One star.

Cyber Tracker

Richard Pepin, 1994

Cyber Tracker

A sorta-Terminator ripoff with Don Wilson and some alright late 90s America pseudo-cyberpunk aesthetics. Don't expect anything too high budget or a plot that has any remarkable twists, though.

Apparently, it did well enough to have a sequel made and released the next year.

Dollman

Albert Pyun, 1991

Dollman

Technically, this isn't the first time I've watched Dollman, but it's been long enough that it's worthwhile to write my impressions, on second viewing.

Well, this is another Pyun Full Moon production. First movie in the Brick Bardo / Dollman universe where the bounty hunter from the planet Arturos ends up on the USA in the 1990s after pursuing criminal Braxton Red through a space-time anomaly. Now, I was going to make a joke with an "early" appearance of Earle Haley (playing Red), but he had been acting for 19 years by this point...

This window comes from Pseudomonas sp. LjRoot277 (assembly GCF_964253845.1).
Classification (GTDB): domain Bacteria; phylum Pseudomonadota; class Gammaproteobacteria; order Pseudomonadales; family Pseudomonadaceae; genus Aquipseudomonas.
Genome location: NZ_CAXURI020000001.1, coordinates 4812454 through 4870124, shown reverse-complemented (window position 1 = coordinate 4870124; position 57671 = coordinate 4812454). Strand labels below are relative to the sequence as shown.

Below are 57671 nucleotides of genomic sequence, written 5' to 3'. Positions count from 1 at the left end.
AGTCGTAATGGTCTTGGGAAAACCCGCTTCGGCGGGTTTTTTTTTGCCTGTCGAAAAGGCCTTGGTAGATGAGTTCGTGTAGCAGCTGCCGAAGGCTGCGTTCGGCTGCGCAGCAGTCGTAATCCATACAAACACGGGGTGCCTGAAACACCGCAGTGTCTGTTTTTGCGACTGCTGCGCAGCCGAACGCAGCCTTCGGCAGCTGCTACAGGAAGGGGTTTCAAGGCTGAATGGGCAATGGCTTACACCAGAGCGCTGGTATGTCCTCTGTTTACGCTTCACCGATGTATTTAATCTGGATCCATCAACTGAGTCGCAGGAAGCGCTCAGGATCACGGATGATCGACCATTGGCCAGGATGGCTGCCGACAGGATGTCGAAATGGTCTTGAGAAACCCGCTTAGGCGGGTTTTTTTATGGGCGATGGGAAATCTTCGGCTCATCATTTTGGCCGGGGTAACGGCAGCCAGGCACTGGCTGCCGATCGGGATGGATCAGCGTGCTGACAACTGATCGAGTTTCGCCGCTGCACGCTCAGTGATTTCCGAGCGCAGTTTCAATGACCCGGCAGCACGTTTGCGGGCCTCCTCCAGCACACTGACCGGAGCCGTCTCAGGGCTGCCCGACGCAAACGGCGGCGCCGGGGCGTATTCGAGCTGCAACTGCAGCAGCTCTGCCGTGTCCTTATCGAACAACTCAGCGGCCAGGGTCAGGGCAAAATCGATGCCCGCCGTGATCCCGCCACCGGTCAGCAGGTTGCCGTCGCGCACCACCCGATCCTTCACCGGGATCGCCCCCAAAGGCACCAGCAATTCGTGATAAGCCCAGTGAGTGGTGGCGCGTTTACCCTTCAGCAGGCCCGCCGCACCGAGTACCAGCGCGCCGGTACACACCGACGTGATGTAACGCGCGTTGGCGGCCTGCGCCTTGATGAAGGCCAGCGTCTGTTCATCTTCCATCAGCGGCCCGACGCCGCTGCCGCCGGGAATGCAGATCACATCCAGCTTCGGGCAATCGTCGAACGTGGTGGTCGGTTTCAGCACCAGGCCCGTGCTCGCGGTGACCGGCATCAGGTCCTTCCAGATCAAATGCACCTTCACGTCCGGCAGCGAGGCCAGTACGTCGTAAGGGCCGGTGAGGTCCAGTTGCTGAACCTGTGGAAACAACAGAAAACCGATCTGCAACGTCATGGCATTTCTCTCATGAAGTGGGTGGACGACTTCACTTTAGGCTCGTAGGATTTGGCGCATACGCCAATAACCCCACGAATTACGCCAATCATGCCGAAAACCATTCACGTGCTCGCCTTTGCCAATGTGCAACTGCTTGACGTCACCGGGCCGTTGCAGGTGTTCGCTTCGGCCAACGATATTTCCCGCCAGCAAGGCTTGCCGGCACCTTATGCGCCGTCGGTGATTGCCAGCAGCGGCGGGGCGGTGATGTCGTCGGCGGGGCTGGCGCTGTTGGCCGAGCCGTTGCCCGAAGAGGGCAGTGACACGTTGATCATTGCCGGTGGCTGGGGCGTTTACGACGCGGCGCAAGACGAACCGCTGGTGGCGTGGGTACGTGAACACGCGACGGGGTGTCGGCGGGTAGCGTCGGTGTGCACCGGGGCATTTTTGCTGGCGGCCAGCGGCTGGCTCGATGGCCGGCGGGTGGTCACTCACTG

Anyway. The gimmick here is that, on Earth, Bardo is only a few cm tall. No larger than an action figure (or "doll", as they're sometimes called, hence the title). However, his feared space blaster is still as (relatively) powerful as ever, which helps when he gets involved in a fight with the local crime gangs that are being manipulated by fugitive Red.

Some parts of it drag quite a bit, and the impactful scenes are few and far between, but it's still a fairly entertaining watch.

Guyver: Dark Hero

Steve Wang, 1994

Guyver: Dark Hero

This is also a movie I already watched once before, but I didn't mind revisiting.

The most notorious detail about this production is that the main character is played by David Hayter, of Metal Gear Solid fame, in a position not just as voice actor, but a live actor.

Otherwise the movie itself is not very remarkable. Pretty formulaic low budget 90s SF based on the Guyver manga.

Dark Hero is itself a sequel to a previous Guyver movie I haven't watched, starring Mark Hamill!

Spaceman

Scott Dikkers, 1997

Spaceman